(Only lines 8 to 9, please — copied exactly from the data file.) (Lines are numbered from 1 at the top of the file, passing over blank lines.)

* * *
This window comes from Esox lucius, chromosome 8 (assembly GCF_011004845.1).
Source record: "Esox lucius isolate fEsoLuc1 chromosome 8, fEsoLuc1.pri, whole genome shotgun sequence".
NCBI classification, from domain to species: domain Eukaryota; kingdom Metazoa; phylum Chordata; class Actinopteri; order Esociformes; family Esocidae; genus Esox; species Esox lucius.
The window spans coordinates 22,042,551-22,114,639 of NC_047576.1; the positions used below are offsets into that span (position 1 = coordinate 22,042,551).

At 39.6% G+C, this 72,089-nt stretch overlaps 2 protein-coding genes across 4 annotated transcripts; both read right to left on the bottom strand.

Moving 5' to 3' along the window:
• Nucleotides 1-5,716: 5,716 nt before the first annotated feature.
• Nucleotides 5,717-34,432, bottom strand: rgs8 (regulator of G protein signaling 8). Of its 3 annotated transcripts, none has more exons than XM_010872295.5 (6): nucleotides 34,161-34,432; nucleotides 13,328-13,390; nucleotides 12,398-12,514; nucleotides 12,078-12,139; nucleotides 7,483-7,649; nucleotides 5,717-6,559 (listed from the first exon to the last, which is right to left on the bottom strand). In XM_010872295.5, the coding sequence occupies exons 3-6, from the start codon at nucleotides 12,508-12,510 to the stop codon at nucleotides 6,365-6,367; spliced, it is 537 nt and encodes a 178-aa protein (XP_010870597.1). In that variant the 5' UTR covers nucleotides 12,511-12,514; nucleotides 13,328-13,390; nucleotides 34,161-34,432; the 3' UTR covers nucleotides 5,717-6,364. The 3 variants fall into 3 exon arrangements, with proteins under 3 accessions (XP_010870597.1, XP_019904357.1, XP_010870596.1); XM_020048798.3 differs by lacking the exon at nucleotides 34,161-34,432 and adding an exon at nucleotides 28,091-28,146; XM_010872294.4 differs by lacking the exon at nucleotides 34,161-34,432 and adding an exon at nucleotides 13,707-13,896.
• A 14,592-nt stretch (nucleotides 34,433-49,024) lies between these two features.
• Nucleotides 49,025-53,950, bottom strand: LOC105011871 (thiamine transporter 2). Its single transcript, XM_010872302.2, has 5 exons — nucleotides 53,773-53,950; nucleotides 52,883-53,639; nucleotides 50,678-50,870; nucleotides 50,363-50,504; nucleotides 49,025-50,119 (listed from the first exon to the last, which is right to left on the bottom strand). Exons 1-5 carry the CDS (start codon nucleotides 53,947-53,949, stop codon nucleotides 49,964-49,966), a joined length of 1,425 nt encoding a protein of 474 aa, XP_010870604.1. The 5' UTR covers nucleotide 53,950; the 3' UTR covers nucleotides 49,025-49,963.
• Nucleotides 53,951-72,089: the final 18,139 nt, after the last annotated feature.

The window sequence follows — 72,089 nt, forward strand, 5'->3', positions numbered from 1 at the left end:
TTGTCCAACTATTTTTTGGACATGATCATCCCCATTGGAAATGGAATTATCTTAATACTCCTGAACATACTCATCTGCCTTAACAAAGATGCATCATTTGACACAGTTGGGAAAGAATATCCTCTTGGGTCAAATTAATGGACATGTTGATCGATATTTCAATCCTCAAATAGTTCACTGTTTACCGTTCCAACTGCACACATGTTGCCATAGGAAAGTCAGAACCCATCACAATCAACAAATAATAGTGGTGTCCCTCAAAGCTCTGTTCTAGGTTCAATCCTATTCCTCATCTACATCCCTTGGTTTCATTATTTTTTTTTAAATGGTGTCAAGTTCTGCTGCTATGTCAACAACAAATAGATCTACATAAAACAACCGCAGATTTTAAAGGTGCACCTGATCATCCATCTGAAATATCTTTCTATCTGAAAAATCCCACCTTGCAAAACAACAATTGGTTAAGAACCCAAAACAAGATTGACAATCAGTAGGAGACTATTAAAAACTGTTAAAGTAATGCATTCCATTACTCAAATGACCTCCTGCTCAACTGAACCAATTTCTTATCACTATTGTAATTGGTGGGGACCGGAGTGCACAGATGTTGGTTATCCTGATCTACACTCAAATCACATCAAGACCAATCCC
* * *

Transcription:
• Nucleotides 5,717-34,432, bottom strand: rgs8 (regulator of G protein signaling 8). Of its 3 annotated transcripts, none has more exons than XM_010872295.5 (6): nucleotides 34,161-34,432; nucleotides 13,328-13,390; nucleotides 12,398-12,514; nucleotides 12,078-12,139; nucleotides 7,483-7,649; nucleotides 5,717-6,559 (listed from the first exon to the last, which is right to left on the bottom strand). In XM_010872295.5, the coding sequence occupies exons 3-6, from the start codon at nucleotides 12,508-12,510 to the stop codon at nucleotides 6,365-6,367; spliced, it is 537 nt and encodes a 178-aa protein (XP_010870597.1). In that variant the 5' UTR covers nucleotides 12,511-12,514; nucleotides 13,328-13,390; nucleotides 34,161-34,432; the 3' UTR covers nucleotides 5,717-6,364. The 3 variants fall into 3 exon arrangements, with proteins under 3 accessions (XP_010870597.1, XP_019904357.1, XP_010870596.1); XM_020048798.3 differs by lacking the exon at nucleotides 34,161-34,432 and adding an exon at nucleotides 28,091-28,146; XM_010872294.4 differs by lacking the exon at nucleotides 34,161-34,432 and adding an exon at nucleotides 13,707-13,896.
• A 14,592-nt stretch (nucleotides 34,433-49,024) lies between these two features.